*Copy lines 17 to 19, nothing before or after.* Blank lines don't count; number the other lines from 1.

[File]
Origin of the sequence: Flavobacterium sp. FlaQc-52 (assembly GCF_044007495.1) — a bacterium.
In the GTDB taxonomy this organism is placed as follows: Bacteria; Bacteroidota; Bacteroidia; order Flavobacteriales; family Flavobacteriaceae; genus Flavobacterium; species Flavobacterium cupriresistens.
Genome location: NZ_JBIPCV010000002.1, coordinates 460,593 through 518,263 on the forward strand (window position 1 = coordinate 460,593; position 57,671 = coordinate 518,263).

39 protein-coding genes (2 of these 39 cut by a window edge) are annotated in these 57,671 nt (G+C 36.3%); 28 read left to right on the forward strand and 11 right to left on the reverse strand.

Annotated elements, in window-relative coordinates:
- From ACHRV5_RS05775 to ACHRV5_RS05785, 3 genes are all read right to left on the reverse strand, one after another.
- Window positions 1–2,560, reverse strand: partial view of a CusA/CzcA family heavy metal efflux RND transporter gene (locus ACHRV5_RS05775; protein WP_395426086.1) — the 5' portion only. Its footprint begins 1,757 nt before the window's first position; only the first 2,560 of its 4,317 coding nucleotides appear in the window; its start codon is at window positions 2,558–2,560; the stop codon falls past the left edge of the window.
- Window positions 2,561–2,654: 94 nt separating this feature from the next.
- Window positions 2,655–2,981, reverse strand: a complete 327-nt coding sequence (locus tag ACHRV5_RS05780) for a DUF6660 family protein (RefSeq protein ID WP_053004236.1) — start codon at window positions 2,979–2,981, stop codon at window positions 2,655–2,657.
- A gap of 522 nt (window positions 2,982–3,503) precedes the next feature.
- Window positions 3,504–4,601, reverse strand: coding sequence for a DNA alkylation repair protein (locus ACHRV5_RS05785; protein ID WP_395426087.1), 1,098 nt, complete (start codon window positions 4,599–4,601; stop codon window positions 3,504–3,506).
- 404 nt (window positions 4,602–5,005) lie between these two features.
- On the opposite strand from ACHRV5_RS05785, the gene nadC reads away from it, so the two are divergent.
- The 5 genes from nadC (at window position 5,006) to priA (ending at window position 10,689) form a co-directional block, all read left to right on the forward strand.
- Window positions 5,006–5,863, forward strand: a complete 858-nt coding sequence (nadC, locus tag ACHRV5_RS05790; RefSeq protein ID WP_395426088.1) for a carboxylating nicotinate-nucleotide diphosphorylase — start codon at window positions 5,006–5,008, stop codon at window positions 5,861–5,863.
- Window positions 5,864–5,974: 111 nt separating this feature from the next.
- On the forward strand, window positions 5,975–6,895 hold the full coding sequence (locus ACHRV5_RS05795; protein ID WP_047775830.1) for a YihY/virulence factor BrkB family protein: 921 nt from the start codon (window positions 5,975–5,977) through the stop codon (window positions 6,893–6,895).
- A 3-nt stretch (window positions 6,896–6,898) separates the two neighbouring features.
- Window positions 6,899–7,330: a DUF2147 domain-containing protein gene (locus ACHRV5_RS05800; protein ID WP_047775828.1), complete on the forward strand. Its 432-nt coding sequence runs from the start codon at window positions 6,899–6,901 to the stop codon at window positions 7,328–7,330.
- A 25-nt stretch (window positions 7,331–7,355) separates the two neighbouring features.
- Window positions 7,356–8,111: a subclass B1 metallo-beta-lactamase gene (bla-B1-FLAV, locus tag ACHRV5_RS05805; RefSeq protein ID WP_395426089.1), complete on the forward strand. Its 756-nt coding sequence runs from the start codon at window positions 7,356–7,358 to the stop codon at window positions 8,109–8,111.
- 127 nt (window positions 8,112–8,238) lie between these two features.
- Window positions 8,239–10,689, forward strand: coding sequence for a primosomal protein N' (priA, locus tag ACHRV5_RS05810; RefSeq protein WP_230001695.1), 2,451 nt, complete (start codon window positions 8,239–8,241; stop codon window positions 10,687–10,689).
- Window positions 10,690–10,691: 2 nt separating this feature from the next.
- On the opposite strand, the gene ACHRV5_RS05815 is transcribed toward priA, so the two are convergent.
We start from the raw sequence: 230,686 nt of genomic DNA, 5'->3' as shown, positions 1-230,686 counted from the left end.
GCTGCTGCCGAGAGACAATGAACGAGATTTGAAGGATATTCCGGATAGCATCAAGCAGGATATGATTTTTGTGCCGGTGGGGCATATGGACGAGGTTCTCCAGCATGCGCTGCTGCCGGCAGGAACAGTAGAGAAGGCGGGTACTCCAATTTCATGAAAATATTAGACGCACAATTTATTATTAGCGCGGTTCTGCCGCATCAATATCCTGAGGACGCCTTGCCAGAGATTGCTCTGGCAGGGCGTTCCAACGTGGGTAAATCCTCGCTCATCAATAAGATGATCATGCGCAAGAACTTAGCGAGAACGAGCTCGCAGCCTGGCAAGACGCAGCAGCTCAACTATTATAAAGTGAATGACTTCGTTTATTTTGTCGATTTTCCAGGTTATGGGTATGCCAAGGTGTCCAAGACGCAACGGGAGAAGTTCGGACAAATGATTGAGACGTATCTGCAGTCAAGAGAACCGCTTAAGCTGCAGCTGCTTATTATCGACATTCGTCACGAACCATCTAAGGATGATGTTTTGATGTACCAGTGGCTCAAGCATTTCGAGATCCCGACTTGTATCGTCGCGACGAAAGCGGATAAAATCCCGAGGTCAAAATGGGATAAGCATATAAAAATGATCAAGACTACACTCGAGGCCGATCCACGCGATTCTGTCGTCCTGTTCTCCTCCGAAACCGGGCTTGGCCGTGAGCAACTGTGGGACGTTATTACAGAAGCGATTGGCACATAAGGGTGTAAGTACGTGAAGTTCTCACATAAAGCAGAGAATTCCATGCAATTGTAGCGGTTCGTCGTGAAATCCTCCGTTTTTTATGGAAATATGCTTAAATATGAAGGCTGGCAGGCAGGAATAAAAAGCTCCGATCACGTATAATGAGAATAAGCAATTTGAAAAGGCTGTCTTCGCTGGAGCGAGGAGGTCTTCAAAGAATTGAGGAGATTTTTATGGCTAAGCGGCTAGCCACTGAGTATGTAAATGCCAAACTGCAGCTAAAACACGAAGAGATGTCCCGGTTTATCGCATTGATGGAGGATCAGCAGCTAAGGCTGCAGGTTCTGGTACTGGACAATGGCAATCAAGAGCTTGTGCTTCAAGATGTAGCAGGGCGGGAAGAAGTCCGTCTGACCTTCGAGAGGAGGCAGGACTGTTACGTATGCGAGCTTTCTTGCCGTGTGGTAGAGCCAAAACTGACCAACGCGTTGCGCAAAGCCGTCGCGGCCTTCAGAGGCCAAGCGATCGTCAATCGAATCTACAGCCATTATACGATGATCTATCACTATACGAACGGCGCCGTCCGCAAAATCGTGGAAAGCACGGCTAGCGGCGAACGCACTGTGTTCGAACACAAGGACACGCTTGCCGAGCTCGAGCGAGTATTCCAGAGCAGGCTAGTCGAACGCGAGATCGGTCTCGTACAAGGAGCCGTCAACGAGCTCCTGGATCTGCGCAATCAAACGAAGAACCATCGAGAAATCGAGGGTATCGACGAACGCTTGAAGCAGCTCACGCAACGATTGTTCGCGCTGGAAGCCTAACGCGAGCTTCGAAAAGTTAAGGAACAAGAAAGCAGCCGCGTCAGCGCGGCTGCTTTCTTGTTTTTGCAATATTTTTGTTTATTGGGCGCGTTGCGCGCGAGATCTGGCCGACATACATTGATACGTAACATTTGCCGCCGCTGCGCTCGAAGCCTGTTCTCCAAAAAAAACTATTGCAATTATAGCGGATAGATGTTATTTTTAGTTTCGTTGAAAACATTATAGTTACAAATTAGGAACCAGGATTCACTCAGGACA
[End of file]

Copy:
- On the forward strand, window positions 5,975–6,895 hold the full coding sequence (locus ACHRV5_RS05795; protein ID WP_047775830.1) for a YihY/virulence factor BrkB family protein: 921 nt from the start codon (window positions 5,975–5,977) through the stop codon (window positions 6,893–6,895).
- A 3-nt stretch (window positions 6,896–6,898) separates the two neighbouring features.
- Window positions 6,899–7,330: a DUF2147 domain-containing protein gene (locus ACHRV5_RS05800; protein ID WP_047775828.1), complete on the forward strand. Its 432-nt coding sequence runs from the start codon at window positions 6,899–6,901 to the stop codon at window positions 7,328–7,330.